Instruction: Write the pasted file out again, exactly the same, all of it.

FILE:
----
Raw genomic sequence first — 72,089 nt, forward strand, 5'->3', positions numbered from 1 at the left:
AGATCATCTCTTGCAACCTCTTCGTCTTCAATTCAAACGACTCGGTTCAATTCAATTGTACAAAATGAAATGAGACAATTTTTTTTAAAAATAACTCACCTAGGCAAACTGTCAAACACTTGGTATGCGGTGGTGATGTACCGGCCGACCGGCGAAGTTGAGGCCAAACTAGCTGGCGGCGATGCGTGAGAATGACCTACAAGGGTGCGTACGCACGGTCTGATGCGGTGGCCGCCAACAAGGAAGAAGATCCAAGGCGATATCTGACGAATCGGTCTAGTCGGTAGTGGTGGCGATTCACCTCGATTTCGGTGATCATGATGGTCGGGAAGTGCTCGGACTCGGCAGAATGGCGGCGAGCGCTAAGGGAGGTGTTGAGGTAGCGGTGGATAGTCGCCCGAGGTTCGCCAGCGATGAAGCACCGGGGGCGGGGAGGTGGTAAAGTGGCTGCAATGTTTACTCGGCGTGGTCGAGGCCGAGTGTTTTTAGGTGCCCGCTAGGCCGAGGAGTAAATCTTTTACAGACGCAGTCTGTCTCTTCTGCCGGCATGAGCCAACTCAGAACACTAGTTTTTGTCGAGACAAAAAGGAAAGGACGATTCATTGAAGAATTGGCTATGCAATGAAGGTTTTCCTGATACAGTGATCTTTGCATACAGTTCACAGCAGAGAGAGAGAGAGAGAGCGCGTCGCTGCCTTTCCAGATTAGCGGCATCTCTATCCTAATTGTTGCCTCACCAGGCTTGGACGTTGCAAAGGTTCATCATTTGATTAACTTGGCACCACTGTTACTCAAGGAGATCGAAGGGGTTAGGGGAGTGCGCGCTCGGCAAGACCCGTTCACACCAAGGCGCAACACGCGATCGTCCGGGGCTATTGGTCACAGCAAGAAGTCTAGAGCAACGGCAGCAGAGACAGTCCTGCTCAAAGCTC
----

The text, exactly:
Raw genomic sequence first — 72,089 nt, forward strand, 5'->3', positions numbered from 1 at the left:
AGATCATCTCTTGCAACCTCTTCGTCTTCAATTCAAACGACTCGGTTCAATTCAATTGTACAAAATGAAATGAGACAATTTTTTTTAAAAATAACTCACCTAGGCAAACTGTCAAACACTTGGTATGCGGTGGTGATGTACCGGCCGACCGGCGAAGTTGAGGCCAAACTAGCTGGCGGCGATGCGTGAGAATGACCTACAAGGGTGCGTACGCACGGTCTGATGCGGTGGCCGCCAACAAGGAAGAAGATCCAAGGCGATATCTGACGAATCGGTCTAGTCGGTAGTGGTGGCGATTCACCTCGATTTCGGTGATCATGATGGTCGGGAAGTGCTCGGACTCGGCAGAATGGCGGCGAGCGCTAAGGGAGGTGTTGAGGTAGCGGTGGATAGTCGCCCGAGGTTCGCCAGCGATGAAGCACCGGGGGCGGGGAGGTGGTAAAGTGGCTGCAATGTTTACTCGGCGTGGTCGAGGCCGAGTGTTTTTAGGTGCCCGCTAGGCCGAGGAGTAAATCTTTTACAGACGCAGTCTGTCTCTTCTGCCGGCATGAGCCAACTCAGAACACTAGTTTTTGTCGAGACAAAAAGGAAAGGACGATTCATTGAAGAATTGGCTATGCAATGAAGGTTTTCCTGATACAGTGATCTTTGCATACAGTTCACAGCAGAGAGAGAGAGAGAGAGCGCGTCGCTGCCTTTCCAGATTAGCGGCATCTCTATCCTAATTGTTGCCTCACCAGGCTTGGACGTTGCAAAGGTTCATCATTTGATTAACTTGGCACCACTGTTACTCAAGGAGATCGAAGGGGTTAGGGGAGTGCGCGCTCGGCAAGACCCGTTCACACCAAGGCGCAACACGCGATCGTCCGGGGCTATTGGTCACAGCAAGAAGTCTAGAGCAACGGCAGCAGAGACAGTCCTGCTCAAAGCTC